Simonida Nemanjić (Serbian Cyrillic: Симонида Немањић; c. 1294 – after 1336), born Simonis Palaiologina (Greek: Σιμωνίς Παλαιολογίνα, sr. Симонида Палеолог, Simonida Paleolog), was a Byzantine princess and queen consort of the Kingdom of Serbia, wife of Serbian king Stefan Milutin (r. 1282–1321). Queen Simonida was a daughter of the Byzantine Emperor Andronikos II Palaiologos (r. 1282–1328) and Irene of Montferrat. In Medieval Serbia Queen Simonida is best remembered as a patron of Fine Arts, Arts and Letters.
|Queen consort of Serbia|
Constantinople, Byzantine Empire
|Spouse||King Stefan Milutin|
|Dynasty||Nemanjić (by marriage)|
|Father||Emperor Andronikos II Palaiologos|
|Mother||Irene of Montferrat|
Princess Simonida was born in Constantinople ca. 1294. In 1298, when a result of a Byzantine defeat, Emperor Andronikos II promised a marriage alliance to the Serbian ruler Milutin. The Orthodox Diocese in Constantinople opposed the marriage, but the emperor was determined to do so, and in late 1298 he sent his trusted minister Theodore Metochites to Serbia to conduct the negotiations. On his part, King Milutin too was eager to accept, and even divorced his wife, Ana Terter, the daughter of the Bulgarian tsar George Terter. Queen Simonida and King Milutin's marriage was celebrated in Thessalonica springtime of 1299, and the couple departed for Serbia. As a wedding present, Byzantines recognized Serbian rule north of the line Ohrid—Prilep—Štip.
Queen Simonida showed great interest in theology at a rather young age and wanted to become a nun. After her mother Irene died in 1317, Queen Simonida decided not to return to Serbia. When King Milutin's entourage came for his wife, she appeared in monastic habit. King Milutin's people were astounded, yet her own half-brother Constantine Palaiologos ordered for civil dress. Queen Simonida went to Serbia with King Milutin's entourage, although she was reluctant to do so. After King Milutin threatened to start a war, Queen Simonida came back with him. Queen was 22 years old. When Milutin fell ill, she was beside him all the time, much to the surprise of the rest of the court. King Milutin died on 19 October 1321, and already on 29 October, Queen Simonida returned to Constantinople, where she entered the monastery of Saint Andrew in Krisei as a nun. There is very little information about her later life. Queen Simonida was last mentioned in historical documents in 1336, as a part of an assembly of civil and religious dignitaries who were stopping the conspirators. It is said that Queen Simonida died some time after 1345.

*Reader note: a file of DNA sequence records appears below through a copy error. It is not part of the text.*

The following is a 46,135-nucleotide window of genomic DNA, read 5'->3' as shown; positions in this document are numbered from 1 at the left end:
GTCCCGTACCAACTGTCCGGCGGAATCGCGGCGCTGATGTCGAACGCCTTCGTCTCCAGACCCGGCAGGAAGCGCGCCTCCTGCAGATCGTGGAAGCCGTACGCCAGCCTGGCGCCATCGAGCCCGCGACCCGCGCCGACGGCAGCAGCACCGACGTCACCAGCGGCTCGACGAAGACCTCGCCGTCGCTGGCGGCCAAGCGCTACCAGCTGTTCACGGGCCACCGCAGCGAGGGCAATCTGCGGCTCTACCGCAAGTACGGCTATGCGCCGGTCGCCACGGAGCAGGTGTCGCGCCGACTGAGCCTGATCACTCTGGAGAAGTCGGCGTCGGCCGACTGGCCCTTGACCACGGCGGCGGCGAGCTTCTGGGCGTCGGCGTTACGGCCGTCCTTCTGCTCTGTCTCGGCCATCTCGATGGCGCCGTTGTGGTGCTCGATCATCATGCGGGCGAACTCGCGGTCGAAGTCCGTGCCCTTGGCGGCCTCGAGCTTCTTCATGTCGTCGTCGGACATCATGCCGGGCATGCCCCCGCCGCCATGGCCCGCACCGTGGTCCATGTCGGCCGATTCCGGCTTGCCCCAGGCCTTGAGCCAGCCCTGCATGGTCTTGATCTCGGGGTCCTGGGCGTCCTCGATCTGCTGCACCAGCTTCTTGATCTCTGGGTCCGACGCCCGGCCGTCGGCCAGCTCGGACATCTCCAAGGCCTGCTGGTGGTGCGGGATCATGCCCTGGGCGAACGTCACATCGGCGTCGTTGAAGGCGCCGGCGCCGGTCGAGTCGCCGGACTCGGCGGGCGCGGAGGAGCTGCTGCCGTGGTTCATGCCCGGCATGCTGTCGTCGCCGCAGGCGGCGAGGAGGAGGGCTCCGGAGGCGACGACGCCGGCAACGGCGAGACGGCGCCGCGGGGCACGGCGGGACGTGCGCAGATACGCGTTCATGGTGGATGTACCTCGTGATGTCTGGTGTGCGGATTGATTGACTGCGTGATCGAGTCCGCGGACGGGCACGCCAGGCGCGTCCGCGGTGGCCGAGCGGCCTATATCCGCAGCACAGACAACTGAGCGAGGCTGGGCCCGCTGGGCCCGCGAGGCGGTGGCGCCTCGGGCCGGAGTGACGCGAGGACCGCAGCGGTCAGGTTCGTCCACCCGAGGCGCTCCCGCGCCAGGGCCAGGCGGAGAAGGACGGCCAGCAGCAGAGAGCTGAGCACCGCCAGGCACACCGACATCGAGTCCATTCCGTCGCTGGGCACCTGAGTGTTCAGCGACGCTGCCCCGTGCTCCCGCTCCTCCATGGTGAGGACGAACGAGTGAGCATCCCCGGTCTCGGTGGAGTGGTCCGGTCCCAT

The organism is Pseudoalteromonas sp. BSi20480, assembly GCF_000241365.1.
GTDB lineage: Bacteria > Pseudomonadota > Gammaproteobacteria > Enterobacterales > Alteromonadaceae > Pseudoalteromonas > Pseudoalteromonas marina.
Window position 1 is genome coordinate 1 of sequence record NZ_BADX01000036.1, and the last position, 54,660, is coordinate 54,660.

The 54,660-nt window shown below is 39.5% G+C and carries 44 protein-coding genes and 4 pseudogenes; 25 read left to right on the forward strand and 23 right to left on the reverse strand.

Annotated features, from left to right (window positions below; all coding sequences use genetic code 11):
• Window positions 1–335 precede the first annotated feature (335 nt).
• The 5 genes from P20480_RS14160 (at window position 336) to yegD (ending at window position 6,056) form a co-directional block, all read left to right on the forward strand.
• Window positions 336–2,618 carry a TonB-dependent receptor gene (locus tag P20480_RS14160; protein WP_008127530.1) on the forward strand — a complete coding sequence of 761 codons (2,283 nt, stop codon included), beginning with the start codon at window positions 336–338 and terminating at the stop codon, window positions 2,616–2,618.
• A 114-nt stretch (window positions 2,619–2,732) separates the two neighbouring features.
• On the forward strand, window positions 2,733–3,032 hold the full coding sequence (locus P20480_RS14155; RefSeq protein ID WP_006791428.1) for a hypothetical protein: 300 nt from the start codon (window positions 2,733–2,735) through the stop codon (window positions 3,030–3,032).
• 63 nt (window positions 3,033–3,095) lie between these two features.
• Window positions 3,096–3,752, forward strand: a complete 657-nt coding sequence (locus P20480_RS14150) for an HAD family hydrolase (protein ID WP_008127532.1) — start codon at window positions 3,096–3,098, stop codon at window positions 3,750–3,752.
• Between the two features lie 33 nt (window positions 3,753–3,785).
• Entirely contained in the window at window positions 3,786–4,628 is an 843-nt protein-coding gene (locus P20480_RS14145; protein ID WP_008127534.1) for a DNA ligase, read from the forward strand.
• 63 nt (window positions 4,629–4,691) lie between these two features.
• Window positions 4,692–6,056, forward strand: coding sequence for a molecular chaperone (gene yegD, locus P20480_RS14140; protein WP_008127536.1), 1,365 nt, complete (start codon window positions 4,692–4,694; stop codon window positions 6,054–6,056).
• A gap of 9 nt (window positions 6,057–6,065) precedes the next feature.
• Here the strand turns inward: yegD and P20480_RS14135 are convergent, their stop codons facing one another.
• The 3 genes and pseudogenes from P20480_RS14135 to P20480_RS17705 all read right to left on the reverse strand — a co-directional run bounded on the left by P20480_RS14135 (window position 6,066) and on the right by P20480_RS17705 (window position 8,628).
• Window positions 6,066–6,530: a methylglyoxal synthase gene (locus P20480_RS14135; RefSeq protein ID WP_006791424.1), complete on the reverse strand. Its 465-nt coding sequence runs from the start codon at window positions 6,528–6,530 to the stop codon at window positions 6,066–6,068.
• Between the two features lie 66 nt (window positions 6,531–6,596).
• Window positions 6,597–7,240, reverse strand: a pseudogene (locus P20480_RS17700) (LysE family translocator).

Queen Simonida's beauty was well known, and she was known as a figure of clarity and beauty in Serbian tradition. A fresco of her in Gračanica monastery is regarded as one of the most valuable frescos in Serbian art. Unfortunately, the fresco is partially ruined since the muslim invasions of those times, so that the fresco of Queen Simonida has damages at eyes.
Queen Simonida brought a large entourage to Serbia, and with her arrival, Serbia received a boost of Byzantine culture. Byzantine-style court ceremonials and dress were adopted, Byzantine honorary, functional titles appeared, and court offices, legal institutions were renewed. Byzantine ways were further expanded by Serbia's newly won populous Greek-speaking regions, in which the King Milutin retained all former Byzantine political, social and cultural activities.
A famous Serbian poet Milan Rakić wrote a lyric poem about the Byzantine Queen, titled Simonida, and Milutin Bojić wrote a psychological drama called Kraljeva Jesen ("King's autumn") about the Byzantine Queen. One of the asteroids 1675 Simonida discovered by Serbian astronomer Milorad B. Protić was named after Byzantine Queen (Simonida).
This section needs additional citations for verification. (August 2012)
|Ancestors of Simonis Palaiologina|
- Đorđević, A. (2010). "The frescos Simonida in the Serbian poetry of the 20th century" (PDF). Baština (28): 65–74.
|Wikimedia Commons has media related to Simonida Palaiologina.|